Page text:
TREE OF LIFE, THE
Eleven year old Jack (Hunter McCracken) is the son of Midwest couple the O'Briens (Brad Pitt, Jessica Chastain), and one of three brothers. As he grows up, he experiences a family tragedy and despite his mother's loving nature, an often quarrelsome, troubled home. His adult (Sean Penn) relations with his father are strained.
Review by Andrew L. Urban:
You could be forgiven for thinking you'd wandered into an M. Night Shayamalan movie by mistake as Terrence Malick's latest, Festival de Cannes Palme d'Or winner unspools. The film plays like a stream of consciousness with almost every shot designed for its visual impact; there is little coherent meaning to what seems like random juxtapositions of a heaving, fire and brimstone universe, dinosaurs, an American Midwest family in the early 50s and insistent ecclesiastical music.
There is no actual story or plot, but the notes to the film from the producers give us a big clue to the filmmaker's intent: "He sees as his mother does, with the eyes of his soul..." referring to 11 year old Jack, who has the most screen time - and admirably played by newcomer McCracken. "At first all seems marvellous to the child. The picture darkens as he has his first glimpses of sickness, suffering and death. The world, once a thing of glory, becomes a labyrinth."
This may be the intention, but the execution doesn't match. There is nothing fresh or new in the idea of innocent childhood worn down and disappointed - while coming of age - by the lesser aspects of human existence. The title suggests a grand vision about humanity, but this is at best garbled and perfunctory.
I also have to rely on the notes to explain what character Sean Penn plays: he's the grown up Jack. We see him only briefly, a conflicted soul who seems not to have reconciled himself to the universe.
But Malick lays on a few extra layers: images of that unreconciled universe are supplemented by, in one memorable scene, an adult (father?) dinosaur approaching what appears to be a wounded or at least supine offspring of his species, first roughly then gently holding down his head. I take this to be the primal scream of the filmmaker, who perhaps is exorcising the demons of his relationship with his father. Or not.
But since the film's primary focus - amidst the chaos of its imagery - is Jack and how he relates to the world, it has to be a possibility. Audiences will have to work hard to figure it out for themselves, if they care to.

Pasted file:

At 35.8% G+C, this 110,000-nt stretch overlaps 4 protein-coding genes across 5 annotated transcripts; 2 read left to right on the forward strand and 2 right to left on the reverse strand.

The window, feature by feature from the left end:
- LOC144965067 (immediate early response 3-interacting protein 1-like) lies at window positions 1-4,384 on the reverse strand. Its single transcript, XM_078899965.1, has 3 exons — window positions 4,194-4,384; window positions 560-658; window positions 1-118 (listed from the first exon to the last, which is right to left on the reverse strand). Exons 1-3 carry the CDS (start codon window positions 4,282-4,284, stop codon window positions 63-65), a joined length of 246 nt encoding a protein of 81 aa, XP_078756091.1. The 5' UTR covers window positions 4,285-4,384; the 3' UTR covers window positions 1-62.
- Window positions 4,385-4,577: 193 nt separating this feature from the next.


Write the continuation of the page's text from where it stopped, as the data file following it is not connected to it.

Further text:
Is it a clue to Malick's intent when Jack asks God (in a whisper to imply he's thinking it, a vaguely irritating device used for both Jack and his mother): Why should I be good if you aren't? Good question.
In the first half an hour or so, Malick's work appears to be an image-driven atheist statement. After the death of a child and its momentous horror for the parents, we are sped into a universe with its immense power, size and nature's moral and emotive neutrality. How pitifully small, weak, inconsequential we are. What can it possibly matter that one speck of dust on another speck of dust has died?
Not so much atheist, then, more existentialist.
But this is overtaken by new ideas, each forming like clouds in fast forward until the inescapably pious Shayamalanesque and overlong end sequence, with its suggestion of life after death.
Some people seem to sit back and go with the flow, amazed and perhaps befuddled but happily so, seeing it as a masterpiece. Others are less easy going; many at the Cannes Competition screening booed the film.
Sadly (since Malick is a filmmaker whose work I respect) I am reminded of the answer Welsh poet Dylan Thomas gave when asked what accounted for him being held in such high esteem. "Confound the buggers," he replied wickedly.
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TREE OF LIFE, THE (PG)
CAST: Brad Pitt, Sean Penn, Jessica Chastain, Hunter McCracken, Kari Matchett, Fiona Shaw, Joanna Going
PRODUCER: Dede Gardner, Sarah Green, Grant Hill, Brad Pitt,
DIRECTOR: Terrence Malick
SCRIPT: Terrence Malick
CINEMATOGRAPHER: Emmanuel Lubezki
EDITOR: Hank Corwin, Jay Rabonowitz, Daniel Rezende, Bille Weber, Mark Yosjikawa
MUSIC: Alexandre Desplat
PRODUCTION DESIGN: Jack Fisk
RUNNING TIME: 138 minutes
AUSTRALIAN DISTRIBUTOR: Icon
AUSTRALIAN RELEASE: June 30, 2011